BL: No. Not at all. I think public education is essential in this incredibly complex world. But governments all over the world have used distortion and lies to hang on to power. It would be very difficult to convince people of the truth of an educational campaign designed to get them behind a controversial government policy. Look at Obama’s experience with healthcare. It was much easier for the malevolent forces of private monopoly to convince people he was lying than it was to get across the simple truth of common sense universal health care.
If a government wants to bring about change and needs controversial policies to do it, it has to combine its education/propaganda with a credible culture of transparency and sincerity, something very risky in a political climate of predators and 30 second news clips. I’m glad I’m not the guy charged with figuring out how to do it.
Q: The freedom Grierson had been given by Prime Minister King struck me as the sort of decisive move a political leader would never chance in 2014. Care to speculate on how Canada as a nation might be different today if King had never invited Grierson from Britain, and the NFB never was?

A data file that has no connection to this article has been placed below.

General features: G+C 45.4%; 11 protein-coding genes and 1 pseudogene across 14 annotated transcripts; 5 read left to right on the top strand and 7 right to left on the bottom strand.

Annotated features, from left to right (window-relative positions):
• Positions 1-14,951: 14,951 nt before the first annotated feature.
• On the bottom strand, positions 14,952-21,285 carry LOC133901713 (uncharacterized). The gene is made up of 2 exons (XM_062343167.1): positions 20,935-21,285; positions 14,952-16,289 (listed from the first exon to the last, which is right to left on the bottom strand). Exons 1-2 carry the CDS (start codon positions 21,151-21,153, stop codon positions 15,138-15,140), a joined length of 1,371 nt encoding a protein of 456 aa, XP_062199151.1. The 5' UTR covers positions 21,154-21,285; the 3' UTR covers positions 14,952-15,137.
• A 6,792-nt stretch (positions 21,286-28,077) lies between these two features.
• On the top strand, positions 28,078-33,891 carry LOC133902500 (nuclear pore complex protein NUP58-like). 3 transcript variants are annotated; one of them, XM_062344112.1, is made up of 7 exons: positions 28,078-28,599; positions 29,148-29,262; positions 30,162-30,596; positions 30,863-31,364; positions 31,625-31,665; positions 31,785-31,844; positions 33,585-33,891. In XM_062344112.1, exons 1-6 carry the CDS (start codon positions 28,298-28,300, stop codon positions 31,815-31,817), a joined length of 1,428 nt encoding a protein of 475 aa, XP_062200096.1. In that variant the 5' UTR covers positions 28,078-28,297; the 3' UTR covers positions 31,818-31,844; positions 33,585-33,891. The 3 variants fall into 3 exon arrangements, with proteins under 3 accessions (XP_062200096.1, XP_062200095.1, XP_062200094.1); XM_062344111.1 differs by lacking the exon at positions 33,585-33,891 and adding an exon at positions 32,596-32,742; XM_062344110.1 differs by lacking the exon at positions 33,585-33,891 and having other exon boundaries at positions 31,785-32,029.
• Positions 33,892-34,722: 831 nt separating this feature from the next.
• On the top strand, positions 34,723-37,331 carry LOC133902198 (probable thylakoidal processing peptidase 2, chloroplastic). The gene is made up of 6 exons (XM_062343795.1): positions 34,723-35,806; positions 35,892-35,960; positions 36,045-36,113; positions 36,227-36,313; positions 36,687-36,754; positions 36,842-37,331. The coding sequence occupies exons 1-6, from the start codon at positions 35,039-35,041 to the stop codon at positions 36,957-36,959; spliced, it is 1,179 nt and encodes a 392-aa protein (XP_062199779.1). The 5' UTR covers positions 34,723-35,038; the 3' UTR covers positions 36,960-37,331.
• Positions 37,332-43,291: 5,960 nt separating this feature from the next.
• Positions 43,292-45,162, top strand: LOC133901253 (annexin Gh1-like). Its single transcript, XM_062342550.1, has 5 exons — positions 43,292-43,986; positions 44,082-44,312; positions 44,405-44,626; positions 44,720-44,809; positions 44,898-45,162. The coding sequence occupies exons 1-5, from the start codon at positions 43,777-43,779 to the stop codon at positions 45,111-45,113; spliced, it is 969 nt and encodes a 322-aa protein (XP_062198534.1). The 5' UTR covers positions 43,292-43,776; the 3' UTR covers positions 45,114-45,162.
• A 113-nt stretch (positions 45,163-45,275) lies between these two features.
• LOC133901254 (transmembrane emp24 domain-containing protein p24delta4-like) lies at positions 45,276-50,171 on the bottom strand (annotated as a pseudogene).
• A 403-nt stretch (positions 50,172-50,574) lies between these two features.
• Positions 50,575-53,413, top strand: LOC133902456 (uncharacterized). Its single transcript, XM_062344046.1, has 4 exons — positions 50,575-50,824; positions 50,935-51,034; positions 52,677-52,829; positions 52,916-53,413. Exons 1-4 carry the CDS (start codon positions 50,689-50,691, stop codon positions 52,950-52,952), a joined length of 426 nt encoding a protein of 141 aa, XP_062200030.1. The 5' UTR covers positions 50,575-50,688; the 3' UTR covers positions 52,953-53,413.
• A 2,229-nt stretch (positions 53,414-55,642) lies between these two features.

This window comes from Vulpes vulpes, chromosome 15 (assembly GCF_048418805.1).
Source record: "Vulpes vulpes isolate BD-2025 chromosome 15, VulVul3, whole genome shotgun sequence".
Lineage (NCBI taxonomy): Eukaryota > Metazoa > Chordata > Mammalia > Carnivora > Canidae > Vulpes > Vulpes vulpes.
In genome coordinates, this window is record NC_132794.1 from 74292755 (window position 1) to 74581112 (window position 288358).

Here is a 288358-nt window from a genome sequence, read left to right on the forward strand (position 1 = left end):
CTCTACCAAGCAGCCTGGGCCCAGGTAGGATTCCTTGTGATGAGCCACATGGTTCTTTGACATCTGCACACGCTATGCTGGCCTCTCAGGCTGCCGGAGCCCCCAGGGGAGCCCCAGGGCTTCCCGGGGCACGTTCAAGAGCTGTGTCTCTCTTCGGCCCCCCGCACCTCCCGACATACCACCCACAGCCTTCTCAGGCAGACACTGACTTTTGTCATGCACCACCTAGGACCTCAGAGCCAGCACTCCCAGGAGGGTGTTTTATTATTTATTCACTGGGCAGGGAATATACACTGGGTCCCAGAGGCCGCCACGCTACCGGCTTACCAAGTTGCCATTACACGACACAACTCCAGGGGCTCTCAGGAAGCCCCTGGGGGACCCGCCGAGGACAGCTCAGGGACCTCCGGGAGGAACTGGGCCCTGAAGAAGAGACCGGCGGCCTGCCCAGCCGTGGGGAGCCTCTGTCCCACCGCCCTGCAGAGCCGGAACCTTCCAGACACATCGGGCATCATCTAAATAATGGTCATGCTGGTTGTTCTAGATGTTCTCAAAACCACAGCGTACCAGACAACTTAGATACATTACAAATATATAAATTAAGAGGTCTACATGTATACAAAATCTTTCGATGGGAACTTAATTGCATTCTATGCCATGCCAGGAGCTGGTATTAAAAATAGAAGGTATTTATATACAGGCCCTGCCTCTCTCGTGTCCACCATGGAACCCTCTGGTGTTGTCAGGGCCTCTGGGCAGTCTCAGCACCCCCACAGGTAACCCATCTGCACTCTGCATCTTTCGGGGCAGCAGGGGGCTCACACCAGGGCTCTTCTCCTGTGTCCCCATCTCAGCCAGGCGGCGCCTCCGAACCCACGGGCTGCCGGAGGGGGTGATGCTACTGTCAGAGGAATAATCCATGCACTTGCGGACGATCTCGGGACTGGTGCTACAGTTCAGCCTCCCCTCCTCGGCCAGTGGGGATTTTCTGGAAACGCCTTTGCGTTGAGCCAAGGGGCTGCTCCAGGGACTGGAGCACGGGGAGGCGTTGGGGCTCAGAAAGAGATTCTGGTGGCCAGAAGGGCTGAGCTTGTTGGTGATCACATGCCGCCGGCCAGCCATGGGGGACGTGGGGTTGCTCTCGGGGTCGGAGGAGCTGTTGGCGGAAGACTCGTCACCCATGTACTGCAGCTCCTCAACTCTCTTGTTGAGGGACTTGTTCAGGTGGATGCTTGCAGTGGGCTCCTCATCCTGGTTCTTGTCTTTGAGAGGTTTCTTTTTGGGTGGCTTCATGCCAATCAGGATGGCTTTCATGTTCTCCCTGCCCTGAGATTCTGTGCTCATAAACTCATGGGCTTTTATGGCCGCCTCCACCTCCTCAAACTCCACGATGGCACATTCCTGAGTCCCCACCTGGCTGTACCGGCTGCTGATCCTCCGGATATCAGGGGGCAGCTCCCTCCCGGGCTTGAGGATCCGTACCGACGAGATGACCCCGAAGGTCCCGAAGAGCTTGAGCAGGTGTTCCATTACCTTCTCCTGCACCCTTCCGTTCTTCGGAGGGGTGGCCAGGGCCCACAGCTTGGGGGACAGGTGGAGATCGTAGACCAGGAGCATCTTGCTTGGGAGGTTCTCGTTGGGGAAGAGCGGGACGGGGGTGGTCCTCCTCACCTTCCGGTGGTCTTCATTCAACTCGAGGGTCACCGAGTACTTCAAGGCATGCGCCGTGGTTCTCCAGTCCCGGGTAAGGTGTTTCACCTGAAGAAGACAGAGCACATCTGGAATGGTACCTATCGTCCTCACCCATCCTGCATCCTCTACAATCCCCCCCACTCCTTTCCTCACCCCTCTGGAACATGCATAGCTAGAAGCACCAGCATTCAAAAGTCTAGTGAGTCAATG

BL: Canada? Well that, as I like to say, is way above my pay grade (kind of a silly statement for a freelance documentary filmmaker to make—virtually everything is above my pay grade). But I can tell you it would have changed my life. The reputation of the NFB in the 60s is why I’m a filmmaker. And that goes for most of my contemporaries. Making my first film for the NFB was like today’s drama directors getting a call from Spielberg. And I think the NFB has really contributed, especially in the pre-thousand-channel world, to our self-perception as nice, compassionate, peace-loving people who just want to get along.
Even if that, like American illusions of liberty, has disturbingly little conjunction with historical truth, it’s a wonderful ideal to aspire to and live up to.
And it’s proving distressingly easy for the Harper Regime to undermine. But again, that’s just me.